Real Alcázar – Pedro I Palace: Patio de las Doncellas – Ceiling of a corridor

Ceiling of a corridor of the Patio de las Doncellas in the Real Alcázar of Seville, Spain

Patio de las Doncellas – Corridor

Patio de las Doncellas – Corridor
The Patio de las Doncellas (Courtyard of the Maidens) is a rectangular courtyard with ornate corridors on all four sides. The image shows the ceiling of one of the corridors.

Legend has it that the sultan of Cordoba demanded 100 virgins every year as a tribute from the Christian kings of the Iberian Peninsula. This courtyard owns its name to the maidens in the legend.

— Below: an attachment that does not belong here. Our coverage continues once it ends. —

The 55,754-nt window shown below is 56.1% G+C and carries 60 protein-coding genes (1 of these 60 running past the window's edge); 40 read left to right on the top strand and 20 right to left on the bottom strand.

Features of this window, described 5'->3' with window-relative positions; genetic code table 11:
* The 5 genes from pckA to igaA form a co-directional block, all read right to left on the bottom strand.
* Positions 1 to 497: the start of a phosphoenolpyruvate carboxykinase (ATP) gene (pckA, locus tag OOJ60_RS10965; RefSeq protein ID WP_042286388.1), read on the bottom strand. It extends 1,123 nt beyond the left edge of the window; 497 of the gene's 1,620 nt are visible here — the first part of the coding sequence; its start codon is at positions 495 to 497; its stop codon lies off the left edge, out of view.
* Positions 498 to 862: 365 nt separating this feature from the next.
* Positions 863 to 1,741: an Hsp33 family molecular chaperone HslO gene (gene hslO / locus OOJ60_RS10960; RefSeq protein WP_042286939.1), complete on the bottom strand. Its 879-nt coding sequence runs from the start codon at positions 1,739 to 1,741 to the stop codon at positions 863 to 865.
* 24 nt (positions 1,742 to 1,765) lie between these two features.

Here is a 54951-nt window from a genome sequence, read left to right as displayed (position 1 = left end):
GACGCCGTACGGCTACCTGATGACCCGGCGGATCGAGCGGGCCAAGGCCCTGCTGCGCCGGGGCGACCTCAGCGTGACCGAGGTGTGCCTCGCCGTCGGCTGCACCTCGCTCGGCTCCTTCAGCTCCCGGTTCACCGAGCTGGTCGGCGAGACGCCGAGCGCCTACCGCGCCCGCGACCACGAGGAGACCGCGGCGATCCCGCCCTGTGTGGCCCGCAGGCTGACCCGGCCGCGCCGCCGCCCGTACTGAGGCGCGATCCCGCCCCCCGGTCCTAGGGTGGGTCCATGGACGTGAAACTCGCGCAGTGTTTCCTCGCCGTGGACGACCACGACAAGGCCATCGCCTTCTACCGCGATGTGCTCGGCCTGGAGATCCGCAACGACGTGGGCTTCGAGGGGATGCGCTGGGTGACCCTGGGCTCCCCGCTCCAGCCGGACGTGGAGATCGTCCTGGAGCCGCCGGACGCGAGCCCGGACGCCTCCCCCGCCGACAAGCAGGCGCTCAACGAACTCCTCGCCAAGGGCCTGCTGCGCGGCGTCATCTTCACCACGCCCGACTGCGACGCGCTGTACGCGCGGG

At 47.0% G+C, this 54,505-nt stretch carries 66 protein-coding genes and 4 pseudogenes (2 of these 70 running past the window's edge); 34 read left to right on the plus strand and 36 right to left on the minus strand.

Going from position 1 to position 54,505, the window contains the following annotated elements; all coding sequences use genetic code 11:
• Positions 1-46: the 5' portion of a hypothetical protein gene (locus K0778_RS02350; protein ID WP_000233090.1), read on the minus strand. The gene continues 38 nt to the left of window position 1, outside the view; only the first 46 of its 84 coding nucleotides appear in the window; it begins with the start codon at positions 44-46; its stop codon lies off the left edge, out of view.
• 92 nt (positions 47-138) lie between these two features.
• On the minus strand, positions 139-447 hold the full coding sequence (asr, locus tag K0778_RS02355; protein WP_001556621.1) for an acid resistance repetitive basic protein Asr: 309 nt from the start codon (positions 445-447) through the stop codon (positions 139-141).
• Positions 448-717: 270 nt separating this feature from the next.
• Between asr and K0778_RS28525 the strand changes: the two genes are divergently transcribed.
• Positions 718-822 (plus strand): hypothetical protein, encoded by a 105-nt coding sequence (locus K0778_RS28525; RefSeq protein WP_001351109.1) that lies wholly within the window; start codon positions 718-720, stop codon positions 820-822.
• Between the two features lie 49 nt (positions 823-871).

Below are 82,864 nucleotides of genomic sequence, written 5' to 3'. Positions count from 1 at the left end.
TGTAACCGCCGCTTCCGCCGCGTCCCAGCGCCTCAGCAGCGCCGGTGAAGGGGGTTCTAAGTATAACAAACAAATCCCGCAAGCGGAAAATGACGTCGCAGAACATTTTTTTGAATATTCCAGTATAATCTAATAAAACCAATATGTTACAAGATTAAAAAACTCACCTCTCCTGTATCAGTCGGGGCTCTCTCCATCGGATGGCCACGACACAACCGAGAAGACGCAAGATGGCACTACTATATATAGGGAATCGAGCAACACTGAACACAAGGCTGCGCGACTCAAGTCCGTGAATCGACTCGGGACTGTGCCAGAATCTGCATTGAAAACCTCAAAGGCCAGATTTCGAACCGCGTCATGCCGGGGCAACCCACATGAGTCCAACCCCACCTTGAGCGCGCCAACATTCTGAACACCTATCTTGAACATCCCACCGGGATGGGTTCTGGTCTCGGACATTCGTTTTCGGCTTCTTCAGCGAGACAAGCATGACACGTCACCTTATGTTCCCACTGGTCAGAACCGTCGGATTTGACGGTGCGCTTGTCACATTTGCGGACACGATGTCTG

This courtyard resembles many open courtyards in the Alhambra and Generalife in Granada. For example, Court of the Myrtles in the Nasrid Palaces, Patio de la Acequia (Court of the Irrigation Canal) in the Generalife. This is because King Pedro I loved Moorish architecture and decoration and had cordial relationship with Nasrids, who sent master craftsmen to help build and decorate the palace.

The courtyard was built by King Don Pedro (a.k.a Peter the Cruel). The upper gallery was a later addition built by Charles V.

Related Pages
Seville Cathedral: An awe-inspiring architectural marvel
Sala Capitular – The Chapter House of the Seville Cathedral
Sacristía Mayor – The Main Sacristy of the Seville Cathedral
La Giralda: A harmonious blend of Moorish and Renaissance architectural styles

Copyright © 2020 by Lawrence Rodrigues. All rights reserved.

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